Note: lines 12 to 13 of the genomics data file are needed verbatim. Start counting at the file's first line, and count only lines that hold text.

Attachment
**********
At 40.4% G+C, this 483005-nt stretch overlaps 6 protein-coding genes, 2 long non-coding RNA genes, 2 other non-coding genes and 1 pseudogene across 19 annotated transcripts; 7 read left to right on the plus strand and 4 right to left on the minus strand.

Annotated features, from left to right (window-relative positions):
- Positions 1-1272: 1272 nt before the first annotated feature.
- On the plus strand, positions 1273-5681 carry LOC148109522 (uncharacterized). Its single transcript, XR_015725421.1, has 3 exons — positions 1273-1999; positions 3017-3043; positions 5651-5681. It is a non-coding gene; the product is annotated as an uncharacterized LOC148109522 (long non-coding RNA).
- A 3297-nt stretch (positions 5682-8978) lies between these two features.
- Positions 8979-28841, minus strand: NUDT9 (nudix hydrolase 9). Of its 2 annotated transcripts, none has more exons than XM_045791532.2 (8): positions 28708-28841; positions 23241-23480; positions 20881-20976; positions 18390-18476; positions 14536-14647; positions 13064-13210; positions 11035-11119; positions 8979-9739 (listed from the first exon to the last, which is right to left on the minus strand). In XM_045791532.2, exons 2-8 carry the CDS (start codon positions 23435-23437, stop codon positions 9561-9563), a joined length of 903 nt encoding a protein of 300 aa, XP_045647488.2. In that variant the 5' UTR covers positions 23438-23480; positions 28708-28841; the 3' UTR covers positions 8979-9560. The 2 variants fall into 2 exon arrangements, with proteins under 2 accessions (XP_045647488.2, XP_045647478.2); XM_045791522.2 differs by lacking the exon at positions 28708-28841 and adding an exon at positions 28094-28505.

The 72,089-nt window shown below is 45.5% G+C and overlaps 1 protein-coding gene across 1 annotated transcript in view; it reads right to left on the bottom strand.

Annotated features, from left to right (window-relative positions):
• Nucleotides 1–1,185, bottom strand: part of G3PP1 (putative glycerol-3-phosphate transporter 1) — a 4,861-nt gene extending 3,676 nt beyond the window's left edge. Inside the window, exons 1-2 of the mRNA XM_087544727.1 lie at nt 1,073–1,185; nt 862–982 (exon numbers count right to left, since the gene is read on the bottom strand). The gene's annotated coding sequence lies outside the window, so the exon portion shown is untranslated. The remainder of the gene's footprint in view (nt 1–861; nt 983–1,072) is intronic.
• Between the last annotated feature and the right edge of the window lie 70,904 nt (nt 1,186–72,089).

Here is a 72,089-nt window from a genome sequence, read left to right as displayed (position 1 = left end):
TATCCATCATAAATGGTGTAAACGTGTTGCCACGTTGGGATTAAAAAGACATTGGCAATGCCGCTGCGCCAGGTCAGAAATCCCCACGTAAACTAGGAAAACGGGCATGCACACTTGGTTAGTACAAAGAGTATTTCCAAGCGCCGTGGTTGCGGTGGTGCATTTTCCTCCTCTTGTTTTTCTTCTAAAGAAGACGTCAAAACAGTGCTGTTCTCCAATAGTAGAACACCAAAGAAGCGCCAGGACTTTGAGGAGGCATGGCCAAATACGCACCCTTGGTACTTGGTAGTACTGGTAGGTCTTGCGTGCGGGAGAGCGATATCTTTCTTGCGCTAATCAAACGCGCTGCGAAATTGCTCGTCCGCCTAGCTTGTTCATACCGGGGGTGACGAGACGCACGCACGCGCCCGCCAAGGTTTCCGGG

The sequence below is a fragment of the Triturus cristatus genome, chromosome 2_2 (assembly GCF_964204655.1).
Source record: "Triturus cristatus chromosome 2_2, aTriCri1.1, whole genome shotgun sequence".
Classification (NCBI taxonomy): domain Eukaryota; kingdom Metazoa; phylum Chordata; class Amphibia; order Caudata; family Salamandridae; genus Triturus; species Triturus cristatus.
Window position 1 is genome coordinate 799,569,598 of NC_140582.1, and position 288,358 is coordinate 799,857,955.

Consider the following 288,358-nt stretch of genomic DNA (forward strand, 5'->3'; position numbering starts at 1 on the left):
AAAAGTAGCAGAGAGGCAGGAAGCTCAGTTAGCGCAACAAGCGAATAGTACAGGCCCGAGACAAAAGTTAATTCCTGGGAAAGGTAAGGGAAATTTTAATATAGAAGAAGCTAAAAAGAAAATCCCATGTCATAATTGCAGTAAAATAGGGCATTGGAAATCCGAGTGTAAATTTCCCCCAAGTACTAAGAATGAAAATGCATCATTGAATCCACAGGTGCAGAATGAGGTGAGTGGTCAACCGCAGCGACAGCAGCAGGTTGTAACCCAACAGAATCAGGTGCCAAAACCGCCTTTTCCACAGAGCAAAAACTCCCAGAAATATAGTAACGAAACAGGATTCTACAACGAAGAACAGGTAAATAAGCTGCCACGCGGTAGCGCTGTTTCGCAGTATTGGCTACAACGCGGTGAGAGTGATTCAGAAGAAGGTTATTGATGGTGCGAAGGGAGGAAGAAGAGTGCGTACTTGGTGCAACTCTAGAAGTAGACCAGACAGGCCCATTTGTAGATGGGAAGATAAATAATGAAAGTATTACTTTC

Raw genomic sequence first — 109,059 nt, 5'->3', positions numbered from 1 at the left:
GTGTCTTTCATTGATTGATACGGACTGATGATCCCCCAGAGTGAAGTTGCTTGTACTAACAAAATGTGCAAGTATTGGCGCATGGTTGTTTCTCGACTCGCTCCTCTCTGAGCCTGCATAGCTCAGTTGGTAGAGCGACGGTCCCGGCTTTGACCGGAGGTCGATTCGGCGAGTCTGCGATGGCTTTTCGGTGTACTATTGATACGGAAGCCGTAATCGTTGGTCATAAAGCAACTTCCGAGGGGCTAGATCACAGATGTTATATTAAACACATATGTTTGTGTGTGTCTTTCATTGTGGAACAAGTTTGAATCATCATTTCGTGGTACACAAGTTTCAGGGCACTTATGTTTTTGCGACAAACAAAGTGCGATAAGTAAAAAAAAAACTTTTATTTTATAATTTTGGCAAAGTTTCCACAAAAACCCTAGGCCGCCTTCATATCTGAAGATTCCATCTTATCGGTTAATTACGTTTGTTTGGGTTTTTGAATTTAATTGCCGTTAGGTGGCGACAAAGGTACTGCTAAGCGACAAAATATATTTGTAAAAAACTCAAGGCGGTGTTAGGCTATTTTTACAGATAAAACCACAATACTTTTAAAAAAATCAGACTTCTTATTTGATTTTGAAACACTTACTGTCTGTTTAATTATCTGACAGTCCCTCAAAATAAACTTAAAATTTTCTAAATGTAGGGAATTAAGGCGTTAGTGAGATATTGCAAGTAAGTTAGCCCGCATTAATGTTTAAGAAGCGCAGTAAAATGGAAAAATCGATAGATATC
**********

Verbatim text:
TATCCATCATAAATGGTGTAAACGTGTTGCCACGTTGGGATTAAAAAGACATTGGCAATGCCGCTGCGCCAGGTCAGAAATCCCCACGTAAACTAGGAAAACGGGCATGCACACTTGGTTAGTACAAAGAGTATTTCCAAGCGCCGTGGTTGCGGTGGTGCATTTTCCTCCTCTTGTTTTTCTTCTAAAGAAGACGTCAAAACAGTGCTGTTCTCCAATAGTAGAACACCAAAGAAGCGCCAGGACTTTGAGGAGGCATGGCCAAATACGCACCCTTGGTACTTGGTAGTACTGGTAGGTCTTGCGTGCGGGAGAGCGATATCTTTCTTGCGCTAATCAAACGCGCTGCGAAATTGCTCGTCCGCCTAGCTTGTTCATACCGGGGGTGACGAGACGCACGCACGCGCCCGCCAAGGTTTCCGGG

The sequence below is a fragment of the Triturus cristatus genome, chromosome 2_2 (assembly GCF_964204655.1).